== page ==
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Best Transportation Project & Best Safety: PHX Sky Train - Stage 1 Fixed Facilities

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Safety is Key to Complex Airport People Mover Project

Photo courtesy Hensel Phelps
Much of the work was completed during off-peak, nighttime hours in order to reduce the impact on airport operations.
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A project-of-the-year finalist, and the only project to win in two categories, this automated people mover for Sky Harbor International Airport includes three stations and 12,000 linear ft of guideway, of which 9,000 ft is elevated. The project serves 80% of the airport's more than 40 million annual passengers via stations at the busiest terminal, the largest parking area and a nearby Phoenix Light Rail connection.

In a first for any airport in the world, the guideway runs 80 ft above a very busy taxiway for planes as large as a Boeing 747. Crews only had five months to complete this critical 340-ft-long section of track.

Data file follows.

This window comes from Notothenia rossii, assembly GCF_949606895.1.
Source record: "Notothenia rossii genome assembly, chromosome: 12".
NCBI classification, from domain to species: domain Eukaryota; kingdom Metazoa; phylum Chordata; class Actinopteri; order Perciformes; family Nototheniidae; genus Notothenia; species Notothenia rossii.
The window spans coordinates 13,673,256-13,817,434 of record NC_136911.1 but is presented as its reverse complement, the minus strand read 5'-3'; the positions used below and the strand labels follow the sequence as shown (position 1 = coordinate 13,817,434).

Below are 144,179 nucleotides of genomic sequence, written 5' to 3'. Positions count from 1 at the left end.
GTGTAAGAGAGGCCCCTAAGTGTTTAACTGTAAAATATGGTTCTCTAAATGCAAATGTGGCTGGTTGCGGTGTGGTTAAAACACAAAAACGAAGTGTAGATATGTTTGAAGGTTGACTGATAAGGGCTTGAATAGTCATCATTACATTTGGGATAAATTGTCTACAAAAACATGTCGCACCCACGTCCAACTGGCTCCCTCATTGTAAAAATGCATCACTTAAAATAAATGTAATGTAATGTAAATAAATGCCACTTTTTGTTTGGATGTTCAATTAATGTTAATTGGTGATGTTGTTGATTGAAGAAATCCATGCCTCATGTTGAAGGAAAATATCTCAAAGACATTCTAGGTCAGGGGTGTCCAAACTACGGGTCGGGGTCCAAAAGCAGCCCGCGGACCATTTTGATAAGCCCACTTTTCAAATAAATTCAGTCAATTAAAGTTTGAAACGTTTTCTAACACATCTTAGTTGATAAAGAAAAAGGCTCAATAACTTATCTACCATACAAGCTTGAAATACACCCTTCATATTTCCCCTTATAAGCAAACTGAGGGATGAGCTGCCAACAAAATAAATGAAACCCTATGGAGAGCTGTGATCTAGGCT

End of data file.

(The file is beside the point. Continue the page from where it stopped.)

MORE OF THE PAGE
"The entire project team worked together to rigorously design, plan and execute the work in a manner that kept airport operations and public safety as top priorities," says Allan Bliesmer, operations manager with Hensel Phelps.

To reduce traffic obstructions, the team used precast concrete girders for the structure, in lieu of cast-in-place concrete, to avoid the use of obtrusive shore towers. Forming systems were custom designed to produce concrete columns and corbels that were finish-grade and did not require further cladding or treatment. Crews worked off-peak hours and prefabricated large sections of materials whenever possible to minimize installation time and reduce risk.

The project team had to contend with redeveloping a polluted industrial site and avoid a nearby historic landmark. "The underground work was risky due to vast amounts of existing underground utilities, and the native soil contained large cobbles that complicated drilling," says Mark Pilwallis, design manager with Gannett Fleming.

Local subcontractors were awarded 98% of the work, and 22% were small business enterprises.

Hensel Phelps conducted site-specific orientations for more than 4,400 employees from more than 300 subcontractors. Extra safety meetings were held for specific features of work such as the demolitions and critical lifts. A detailed safety plan was established and reviewed by all. The safety manager and safety audit teams conducted daily inspections to provide constant feedback.

Detailed hazard analysis was done on each scope of work, and a plan was developed to mitigate hazards before they happened, says Larry Wright, district safety director for Hensel Phelps. "Safety is more than a legal obligation; it's a moral obligation we have to ourselves, our families, our co-workers and our employer," he says.


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